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Assassination Nation

✭ ✭ ✭   Read critic reviews

United States, Canada · 2018
1h 48m
Director Sam Levinson
Starring Odessa Young, Hari Nef, Abra, Suki Waterhouse
Genre Comedy, Horror, Thriller

High school senior Lily and her friends live in a haze of texts, posts, selfies, and chats just like the rest of the world. When an anonymous hacker starts posting details from the private lives of everyone in their small town, the result leaves Lily and her friends questioning whether they will live through the night.

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What are critics saying?


Austin Chronicle by

Hungarian cinematographer Marcell Rév puts himself in the top echelons with his kinetic, vibrant work here, smashing Jacques Jouffret's neon-and-blood visual thrills from "The Purge" series into suburbia with a slick and easy violence, and when the world breaks down – as in one of the most brilliant and sickening home invasions ever filmed – he makes the stylish chaos all too believable.


Variety by Amy Nicholson

Levinson’s battling more villains than any script can take on, and by the end, his sharp jabs bleed into a gory finale that settles for cathartic cheers.


The Globe and Mail (Toronto) by Barry Hertz

Levinson displays some amazing technical chops – most of which can be traced back to Joseph Kahn, but never mind – and there’s one standout home-invasion sequence toward the end. But some warnings are best heeded.


The Film Stage by Jordan Raup

Assassination Nation may hit buttons in the moment, but looking back, it fades away as an experience as ugly as it is unpleasant.


The Playlist by Jordan Ruimy

The first hour is overwhelmingly exciting as Levinson uses split screens and more stylistic techniques to make his story pop. The dialogue is also delivered in impressively natural fashion, with the leading quartet discussing subjects that capture the zeitgeist. However, the ultra-violent finale goes over the top, lacking the pizzaz and inventiveness of the film’s earlier stages.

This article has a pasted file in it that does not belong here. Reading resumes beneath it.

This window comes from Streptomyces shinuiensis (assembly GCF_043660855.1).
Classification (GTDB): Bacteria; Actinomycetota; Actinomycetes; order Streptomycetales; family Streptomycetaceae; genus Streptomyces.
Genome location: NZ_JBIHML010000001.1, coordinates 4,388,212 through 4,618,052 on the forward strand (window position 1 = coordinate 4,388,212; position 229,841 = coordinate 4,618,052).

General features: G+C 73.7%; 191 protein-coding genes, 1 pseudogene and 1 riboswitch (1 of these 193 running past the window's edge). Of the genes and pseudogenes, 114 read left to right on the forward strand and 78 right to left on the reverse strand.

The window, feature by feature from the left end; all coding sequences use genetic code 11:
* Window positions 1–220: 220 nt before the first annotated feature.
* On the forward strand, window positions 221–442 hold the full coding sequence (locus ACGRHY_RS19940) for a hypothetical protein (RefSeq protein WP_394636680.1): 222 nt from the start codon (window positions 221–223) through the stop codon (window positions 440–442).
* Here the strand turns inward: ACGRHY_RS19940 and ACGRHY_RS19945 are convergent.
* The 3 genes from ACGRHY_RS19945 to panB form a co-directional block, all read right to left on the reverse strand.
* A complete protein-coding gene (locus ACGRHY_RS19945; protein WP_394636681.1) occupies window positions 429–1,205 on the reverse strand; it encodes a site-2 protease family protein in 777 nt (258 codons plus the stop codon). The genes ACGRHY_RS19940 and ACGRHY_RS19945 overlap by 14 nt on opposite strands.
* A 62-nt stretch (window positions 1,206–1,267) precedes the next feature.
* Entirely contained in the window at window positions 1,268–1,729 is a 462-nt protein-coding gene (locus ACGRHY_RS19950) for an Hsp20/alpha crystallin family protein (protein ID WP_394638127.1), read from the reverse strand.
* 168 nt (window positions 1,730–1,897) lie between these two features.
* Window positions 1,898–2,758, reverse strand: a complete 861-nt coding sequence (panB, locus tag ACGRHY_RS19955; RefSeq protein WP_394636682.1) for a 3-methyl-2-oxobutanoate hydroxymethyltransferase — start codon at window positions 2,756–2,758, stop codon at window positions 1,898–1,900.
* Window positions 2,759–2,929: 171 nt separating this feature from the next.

The Hollywood Reporter by Leslie Felperin

Energetically lurid, gratuitously violent and a hell of a lot of fun, horror-satire Assassination Nation is a throwback to black-comedy teen flicks of yore, but with a bitingly timely feel.


The A.V. Club by Mike D'Angelo

Assassination Nation tells you right up front what to be appalled by, then simply delivers what it promised. Unlike the best examples of either horror or satire, it ultimately comforts and confirms rather than challenges.


Consequence by Sarah Kurchak

I might not be able to tell you what exactly Assassination Nation is, but the one thing I can confidently say is that it’s not easy to forget or dismiss.


Uproxx by Vince Mancini

The “social commentary” feels exactly as derivative as the rest of the film, like someone artlessly smushing together imagery they’ve seen, a sort of uncanny Muzak of hip provocation written by a less coherent Bret Easton Ellis.

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